But what is the harsh truth? The harsh truth is that hosts of honest Mayonnaise addicts chose this dreadfully over-spiced sauce as their absolute favourite brand! I find this hard to believe and more difficult to accept, but there you have it. As far as I am concerned, the only truly good quality of the brand is its texture. That comes close to perfect. When one squeezes the bottle, a true and most decorative star-shape emerges. But does one ever want to squeeze the bottle? Not if one can help it! For it is made from a soft, fluffy, slightly greasy plastic, as horrid to the touch as it is dreadful to behold, which gives the inescapable impression that one is cruelly pinching one’s sister’s favourite doll in forbidden places, or handling a bottle of Rising-Sun-tan oil.

As for its chemical composition – and I suspect that several mad scientists have contributed to that one – it is and remains a mystery. Only those with a working knowledge of Japanese may figure it out from the label. But please, Oh ye kind and merciful people with a working knowledge of Japanese: 

Please don’t tell us?!! 

It also comes is bottles nowadays

P.S.: Kewpie Mayonnaise is not widely available in stores. The truly adventurous and the mentally insane may however go search the internet, where a large variety of unscrupulous postal order companies offer to sell you squeeze bottles of 350, 500 and 1000 grams!  

P.P.S. Those who wish to learn more about the Kewpie doll, visit this Kewpie site, from which I pinched the third picture above (with apologies...). And those who wish to have a special visual experience ought to type 'Kewpie Mayonnaise' into the Google Image search machine and see what comes up. The things people do with Mayonnaise! Astonishing!

(1) Explicable, since the name Kewpie derived from Cupid, the Latin winged god of erotic love, and the Swedes are animals when it comes to makin’ whoopee.


  1. Thanks for this post, dear Alfred! Keep up the good work. I appreciate your Linnaean work on maionesa. I noticed you seem to have a systematic numbering for the different entries in your mayography. As an ex-librarian (well... once a librarian, always a librarian) I am interested in it. Could you elaborate in a future post on the systematics?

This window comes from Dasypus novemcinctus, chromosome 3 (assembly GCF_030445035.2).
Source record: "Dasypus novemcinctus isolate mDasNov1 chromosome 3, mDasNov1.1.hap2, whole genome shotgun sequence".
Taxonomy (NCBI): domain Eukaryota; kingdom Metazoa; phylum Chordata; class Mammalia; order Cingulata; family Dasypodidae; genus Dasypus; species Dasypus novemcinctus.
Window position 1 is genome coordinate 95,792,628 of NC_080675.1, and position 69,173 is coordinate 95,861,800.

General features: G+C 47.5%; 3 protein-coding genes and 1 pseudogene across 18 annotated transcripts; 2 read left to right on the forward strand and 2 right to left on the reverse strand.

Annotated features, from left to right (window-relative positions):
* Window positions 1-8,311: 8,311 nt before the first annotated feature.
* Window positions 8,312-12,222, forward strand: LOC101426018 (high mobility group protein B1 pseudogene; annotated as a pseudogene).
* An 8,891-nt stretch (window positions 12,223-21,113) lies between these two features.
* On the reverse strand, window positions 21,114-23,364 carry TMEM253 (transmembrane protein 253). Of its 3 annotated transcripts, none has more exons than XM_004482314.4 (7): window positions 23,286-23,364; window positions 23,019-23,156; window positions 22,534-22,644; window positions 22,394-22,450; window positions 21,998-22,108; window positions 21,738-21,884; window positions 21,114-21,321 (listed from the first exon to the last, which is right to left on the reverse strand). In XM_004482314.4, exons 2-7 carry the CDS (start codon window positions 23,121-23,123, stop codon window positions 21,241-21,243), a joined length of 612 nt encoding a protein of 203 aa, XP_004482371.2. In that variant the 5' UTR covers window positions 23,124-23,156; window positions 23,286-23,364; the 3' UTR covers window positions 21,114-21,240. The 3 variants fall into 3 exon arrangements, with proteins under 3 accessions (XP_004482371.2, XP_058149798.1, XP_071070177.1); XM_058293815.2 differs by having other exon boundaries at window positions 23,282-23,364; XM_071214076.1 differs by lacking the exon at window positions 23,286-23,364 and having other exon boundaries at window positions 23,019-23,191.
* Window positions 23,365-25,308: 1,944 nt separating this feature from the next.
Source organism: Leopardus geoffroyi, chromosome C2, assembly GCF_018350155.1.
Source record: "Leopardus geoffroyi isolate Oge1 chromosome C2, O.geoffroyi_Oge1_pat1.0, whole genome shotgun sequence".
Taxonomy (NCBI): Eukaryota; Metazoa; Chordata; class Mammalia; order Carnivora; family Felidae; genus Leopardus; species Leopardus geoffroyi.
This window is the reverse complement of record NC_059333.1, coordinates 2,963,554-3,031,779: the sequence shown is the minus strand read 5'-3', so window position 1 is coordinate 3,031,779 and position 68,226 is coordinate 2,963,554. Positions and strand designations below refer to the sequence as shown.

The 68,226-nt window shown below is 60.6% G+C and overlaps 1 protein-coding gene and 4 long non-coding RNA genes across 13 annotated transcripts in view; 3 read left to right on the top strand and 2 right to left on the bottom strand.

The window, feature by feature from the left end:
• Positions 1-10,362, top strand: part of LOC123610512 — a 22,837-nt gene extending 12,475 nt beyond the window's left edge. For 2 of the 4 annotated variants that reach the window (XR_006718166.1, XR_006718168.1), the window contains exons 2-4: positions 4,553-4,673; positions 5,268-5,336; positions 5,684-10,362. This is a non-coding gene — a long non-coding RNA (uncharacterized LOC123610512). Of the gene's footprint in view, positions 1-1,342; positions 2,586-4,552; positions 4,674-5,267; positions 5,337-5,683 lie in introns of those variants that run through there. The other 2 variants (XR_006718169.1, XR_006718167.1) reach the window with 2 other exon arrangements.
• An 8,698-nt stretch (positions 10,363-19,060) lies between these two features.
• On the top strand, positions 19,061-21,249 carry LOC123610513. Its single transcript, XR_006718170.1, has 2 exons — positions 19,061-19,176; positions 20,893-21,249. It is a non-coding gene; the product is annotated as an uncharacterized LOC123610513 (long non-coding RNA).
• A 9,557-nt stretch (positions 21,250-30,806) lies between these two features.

Your description of the taste of the Kewpie Mayonnaise reminds me of the taste of the French Bouton d'or I recently told you about, though this one seem even more exaggerated.

    Cheers, Je R

  2. Dear Jerry,

    Thank you for your positive reaction.

    Indeed there is a system of categories, but I fear it is far more simplistic than you, as a genetic librarian, suspect or hope. The labels n the collections are ordered according to country of origin of the mayonnaise. Thus, H. stands for Holland, and J. for Japan. The number that follows is, I fear, sadly chronological, indicating only the order in which I discovered, bought and ate the various sauces.

    In the near future, I guess I will add a shortlist of abbreviations to my previous post called Manifesto. Thank you for pointing out this oversight.

    As for Bouton d'Or versus Kewpie: I know Bouton d'Or in its Portuguese variety, and I assure you that it comes nowhere near the gastronomic attack of Kewpie. Do try it for yourself. You will not know what hits you. Kewpie belongs, in fact, to chemical warfare. Which does not imply it is a bad Mayo, of course!

    Yours, Alfred.